Martin Schulz The Left's New Hope

Martin Schulz, the Social Democrats' chancellor candidate, is betting on defeating Angela Merkel and vanquishing the right-wing AfD. But his rhetoric on inequality is creating unease among business leaders.
Quelle: Getty Images
Martin Schulz on the campaign trail in Saarland.

The Social Democratic Party (SPD)'s candidate for chancellor Martin Schulz knows how to work a crowd. The former bookseller learned the art of campaign meet-and-greets during his time as the mayor of Würselen, a little town near the Dutch border.

Mr. Schulz’s authenticity – politeness, humility and a good handshake with a smile – have been charming crowds in villages such as Saarlouis in the southwestern state of Saarland, which is in the midst of a regional election being considered a bellwether for Germany’s nationwide vote in the fall.

The election in Saarland will be the first major political test for Mr. Schulz on Germany’s national stage. The center-left Social Democrat has gone from small town mayor to chancellor candidate after a 20-year detour in Brussels as an E.U. lawmaker and then president of European Parliament.

Mr. Schulz’s return to Germany is breathing new life into the party, which until recently seemed condemned to political purgatory as the junior coalition partner to Chancellor Angela Merkel’s center-right Christian Democratic Union (CDU).

But in a matter of days, the Social Democrats have managed to close a 14 percent gap with Ms. Merkel’s party to just four points thanks to Mr. Schulz’s popularity.

If the SPD can upset the CDU in Saarland in March, Mr. Schulz’s candidacy would gain momentum.

A race once billed as a battle between the Merkel establishment and the right-wing populists of Alternative for Germany (AfD) over refugee policy has been transformed by Mr. Schulz into an old school left-right contest on economic inequality.

Mr. Schulz is positioning himself as the champion of working people, calling for higher wages and greater social security at a time when political and economic uncertainty is engulfing European neighbors and Germany's largest ally, the United States.

If the SPD can upset the CDU in Saarland in March, Mr. Schulz’s candidacy would gain momentum going into the important spring and summer campaign season.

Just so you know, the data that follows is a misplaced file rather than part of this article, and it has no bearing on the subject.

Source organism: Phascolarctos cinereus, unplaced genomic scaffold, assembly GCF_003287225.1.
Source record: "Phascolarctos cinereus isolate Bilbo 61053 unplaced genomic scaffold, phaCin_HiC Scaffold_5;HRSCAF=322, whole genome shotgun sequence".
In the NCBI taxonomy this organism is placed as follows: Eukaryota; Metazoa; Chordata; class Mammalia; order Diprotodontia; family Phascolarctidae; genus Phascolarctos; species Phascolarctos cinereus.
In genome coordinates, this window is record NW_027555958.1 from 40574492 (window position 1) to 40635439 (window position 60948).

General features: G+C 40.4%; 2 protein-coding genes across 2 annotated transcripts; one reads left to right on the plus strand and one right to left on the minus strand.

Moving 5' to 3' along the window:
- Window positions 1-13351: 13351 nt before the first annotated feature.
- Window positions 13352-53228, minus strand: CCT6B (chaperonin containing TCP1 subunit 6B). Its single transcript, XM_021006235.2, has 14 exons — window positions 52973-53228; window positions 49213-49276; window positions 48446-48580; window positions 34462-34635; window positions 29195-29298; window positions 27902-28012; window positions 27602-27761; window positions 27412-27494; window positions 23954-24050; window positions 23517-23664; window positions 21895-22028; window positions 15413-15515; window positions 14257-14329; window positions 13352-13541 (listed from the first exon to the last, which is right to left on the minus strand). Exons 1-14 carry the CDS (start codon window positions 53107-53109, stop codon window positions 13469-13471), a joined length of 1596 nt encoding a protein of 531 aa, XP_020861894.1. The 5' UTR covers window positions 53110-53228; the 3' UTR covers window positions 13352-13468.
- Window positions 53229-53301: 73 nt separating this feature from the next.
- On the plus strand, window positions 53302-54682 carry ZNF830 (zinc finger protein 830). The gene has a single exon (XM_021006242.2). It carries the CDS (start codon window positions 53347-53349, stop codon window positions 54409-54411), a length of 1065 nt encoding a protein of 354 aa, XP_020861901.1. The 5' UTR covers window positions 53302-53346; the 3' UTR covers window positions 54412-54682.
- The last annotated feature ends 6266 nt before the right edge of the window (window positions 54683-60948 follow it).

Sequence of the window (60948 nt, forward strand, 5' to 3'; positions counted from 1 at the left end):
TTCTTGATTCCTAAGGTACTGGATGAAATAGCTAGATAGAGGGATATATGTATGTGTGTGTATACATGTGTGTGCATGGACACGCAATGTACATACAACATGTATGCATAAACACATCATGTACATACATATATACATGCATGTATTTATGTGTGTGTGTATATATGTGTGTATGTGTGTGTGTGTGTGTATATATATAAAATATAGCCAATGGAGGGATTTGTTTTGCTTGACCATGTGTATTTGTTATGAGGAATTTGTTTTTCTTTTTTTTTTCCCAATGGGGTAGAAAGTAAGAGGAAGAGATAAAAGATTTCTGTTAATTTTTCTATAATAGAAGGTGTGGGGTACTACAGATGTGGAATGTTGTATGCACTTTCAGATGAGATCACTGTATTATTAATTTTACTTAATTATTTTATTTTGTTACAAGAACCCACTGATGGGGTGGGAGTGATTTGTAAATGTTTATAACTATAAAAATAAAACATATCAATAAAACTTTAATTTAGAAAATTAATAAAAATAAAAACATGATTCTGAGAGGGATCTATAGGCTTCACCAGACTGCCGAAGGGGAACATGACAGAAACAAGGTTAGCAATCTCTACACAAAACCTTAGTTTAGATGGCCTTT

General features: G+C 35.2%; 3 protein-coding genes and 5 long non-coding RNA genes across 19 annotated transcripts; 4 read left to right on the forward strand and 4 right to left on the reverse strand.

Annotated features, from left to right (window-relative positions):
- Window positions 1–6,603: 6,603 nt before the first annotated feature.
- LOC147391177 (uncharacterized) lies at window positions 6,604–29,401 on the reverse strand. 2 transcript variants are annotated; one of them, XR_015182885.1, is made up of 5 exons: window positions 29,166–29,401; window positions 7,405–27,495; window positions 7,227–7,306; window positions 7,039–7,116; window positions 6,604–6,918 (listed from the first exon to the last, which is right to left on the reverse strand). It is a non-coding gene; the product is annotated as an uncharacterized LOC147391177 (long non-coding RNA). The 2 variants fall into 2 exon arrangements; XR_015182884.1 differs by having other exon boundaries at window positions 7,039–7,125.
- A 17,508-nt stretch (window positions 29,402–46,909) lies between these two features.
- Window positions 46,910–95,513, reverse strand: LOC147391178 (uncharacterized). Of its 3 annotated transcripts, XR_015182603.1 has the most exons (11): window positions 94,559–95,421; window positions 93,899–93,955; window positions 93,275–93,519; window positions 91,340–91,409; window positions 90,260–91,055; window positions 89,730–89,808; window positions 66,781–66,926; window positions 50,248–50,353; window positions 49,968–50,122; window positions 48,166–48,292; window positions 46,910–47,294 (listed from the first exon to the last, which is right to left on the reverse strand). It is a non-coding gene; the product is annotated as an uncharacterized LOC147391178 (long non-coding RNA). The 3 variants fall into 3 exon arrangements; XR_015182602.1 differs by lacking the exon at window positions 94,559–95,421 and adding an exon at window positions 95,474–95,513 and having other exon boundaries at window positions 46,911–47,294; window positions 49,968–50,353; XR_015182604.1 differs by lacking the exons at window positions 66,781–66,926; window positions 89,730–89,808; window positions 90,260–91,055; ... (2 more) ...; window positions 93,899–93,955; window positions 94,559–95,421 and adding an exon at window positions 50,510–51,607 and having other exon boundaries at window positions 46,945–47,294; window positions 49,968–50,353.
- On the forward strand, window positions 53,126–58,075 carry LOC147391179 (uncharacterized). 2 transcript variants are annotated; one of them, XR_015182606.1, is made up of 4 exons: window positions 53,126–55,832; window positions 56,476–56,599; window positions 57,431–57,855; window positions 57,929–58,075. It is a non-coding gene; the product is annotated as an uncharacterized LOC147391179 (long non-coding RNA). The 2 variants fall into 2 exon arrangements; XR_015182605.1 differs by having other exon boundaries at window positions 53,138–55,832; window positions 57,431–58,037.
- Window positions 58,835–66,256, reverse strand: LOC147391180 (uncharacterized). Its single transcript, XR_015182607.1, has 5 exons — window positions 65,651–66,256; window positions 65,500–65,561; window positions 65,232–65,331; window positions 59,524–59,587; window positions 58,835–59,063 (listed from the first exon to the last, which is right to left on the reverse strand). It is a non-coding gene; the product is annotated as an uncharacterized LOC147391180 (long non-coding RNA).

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The Social Democrat has directed his message at the 7.5 million people who are employed in precarious, low-wage jobs that pay the minimum wage of €8.50, voters who are considered vulnerable to the AfD’s brand of right-wing populism.

But the decision by Mr. Schulz, who remains an underdog in the race, to tack slightly to the left and run on a populist economic message has raised eyebrows in Germany’s business community, despite his support for the dead Transatlantic Trade and Investment Partnership (TTIP).

The Confederation of German Employers' Associations (BDA) has pushed back against the mounting critique of the low-wage sector in a 30-page brochure sent to its members. The brochure, which Handelsblatt has obtained, points to Germany’s record levels of employment and its bumper budget surpluses.

“We are experiencing a record level of socially insured employment,” said Steffen Kampeter, managing director of the BDA. This success has been distorted by caricatures of the low-wage sector, he said.

The number of “normal positions” has risen by 11 percent to 24.8 million since 2006, according to the BDA brochure. By the contrast, the number of people working in the low-wage sector is stagnate at around 7.5 million.

“We don’t have growth in the precarious job sector, which is due to a tighter labor market that puts employees in a stronger negotiating position,” said Karl Brenke, a labor market researcher with the German Institute for Economic Research.

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While the low-wage sector is not growing, it is not shrinking considerably either, Mr. Brenke said. For those people who remain stuck in this sector, Mr. Schulz’s populist platform – which is mostly platitudes at this point – may not really help much.

A married breadwinner with two children in Berlin, for example, would need to make €15 an hour to get by without state assistance, but not even the socialist Left Party – let alone Mr. Schulz's more moderate Social Democrats – has demanded a minimum wage this high.

Mr. Schulz may be in the honeymoon phase of his newly minted candidacy. But, in an era of political upsets and widespread frustration, Mr. Schulz's winning smile may just come out on top.

 

Diana Fröhlich is a Handelsblatt reporter. Frank Specht covers the labor market and labor relations. To contact the authors: [email protected], [email protected]